Friday, October 17, 2014
I'm not about to scroll back through 1,000 + posts to confirm, but I'm almost certain I've used this title before. Photos of attractive couples....not exactly uncommon. Anyway, I'm guessing somewhere in the forties or fifties. Back when men were well thought of if they bought their wife a fur coat. Now, it's maybe yes, maybe condemnation and red paint thrown on the mink.
Wednesday, October 15, 2014
This one, dated "Oct. 25, 1917," is a rich little picture. Let's see, a cop, a street cart, a Valvoline Oil sign, Delco Batteries, tires for sale, a Bell Telephone enameled sign, streetcar tracks, and a palm tree in the background. And what is a half sole tire?
Monday, October 13, 2014
This one is labeled "Palisades," and since I purchased it here, in Los Angeles, I'm guessing Pacific Palisades in Santa Monica. Things are a lot different today. Now, The Palisades, is a very upscale, wealthy, neighborhood. Except for live-in staff, there aren't many people with an income less than the mid six figures living there. Too, camping at the beach has become a good way to get arrested.
I get why camping at the beach is a bad idea. There are too many people in L.A. to allow tents, camp fires, and long term parking along Pacific Coast Highway. Still, wouldn't it be great to drive to the beach, pitch a tent, and just hang out by the beach for a few days.
Saturday, October 11, 2014
Thursday, October 9, 2014
There has to be some meaning to this pose. The dresses and hair bows don't look like everyday wear to my not particularly well informed eye. Maybe it's the prize petunias they're trying to highlight, or some weird, town celebration.
Wednesday, October 8, 2014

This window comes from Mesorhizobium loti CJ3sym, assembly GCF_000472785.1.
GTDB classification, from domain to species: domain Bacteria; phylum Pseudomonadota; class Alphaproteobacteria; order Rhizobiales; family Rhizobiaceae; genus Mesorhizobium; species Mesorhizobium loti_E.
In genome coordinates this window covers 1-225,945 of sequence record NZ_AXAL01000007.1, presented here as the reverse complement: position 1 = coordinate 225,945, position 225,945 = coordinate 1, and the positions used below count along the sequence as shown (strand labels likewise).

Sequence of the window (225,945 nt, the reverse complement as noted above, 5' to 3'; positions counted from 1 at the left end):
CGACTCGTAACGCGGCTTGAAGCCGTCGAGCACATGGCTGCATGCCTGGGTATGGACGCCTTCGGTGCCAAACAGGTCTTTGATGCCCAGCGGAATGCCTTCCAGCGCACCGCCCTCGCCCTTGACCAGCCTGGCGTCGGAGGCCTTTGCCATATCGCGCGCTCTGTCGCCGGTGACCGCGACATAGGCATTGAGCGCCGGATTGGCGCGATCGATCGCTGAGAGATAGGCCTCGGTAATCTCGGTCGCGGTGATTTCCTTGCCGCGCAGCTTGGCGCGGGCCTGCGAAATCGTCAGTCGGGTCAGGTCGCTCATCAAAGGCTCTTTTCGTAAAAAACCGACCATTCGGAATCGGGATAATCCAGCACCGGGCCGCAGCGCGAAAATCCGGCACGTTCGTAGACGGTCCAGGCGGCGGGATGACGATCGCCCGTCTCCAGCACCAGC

Take a look at The National Geographic, Sunset or Arizona Highways, from the fifties, and you'll see this pose. Usually, it's a nice couple, looking at someone in native dress or a tour guide, with the attraction in the background. Of course, those photos were usually in the super saturated Kodak color films of the day. I'd be surprised if the person who took this photo wasn't a regular reader of at least one of those magazines.
Written on the back, "Earl & Opal Allred at Calico, Calif. 1956." I did a quick search for Earl and Opal and found an Earl W. and Opal E., living in Los Angeles, and latter in California City. But when Ancestry.Com asked for my credit card number...well, that ended things right then and there.
Calico is a ghost town north of Barstow, California. It's a county park, and a bit more preserved today. California City is a semi-failed development in the California desert. The idea was to put hundreds of thousands of people in the Mojave, but those plans fell through when L.A. was reluctant to allow a tap in to the Owens Valley Aqueduct.
Tuesday, October 7, 2014
If a professional photographer had taken this picture, it would have been considered a mistake. A pro would have put the sun behind his subjects. No shadow, and no squinting. Collectors of old snapshots, however, don't see a picture like this as a mistake but as a great find. That shadow, cutting into the image, is a mystery that draws the eye. Perhaps professional photographers could learn something from all the amateurs out there who don't worry about the position of the sun.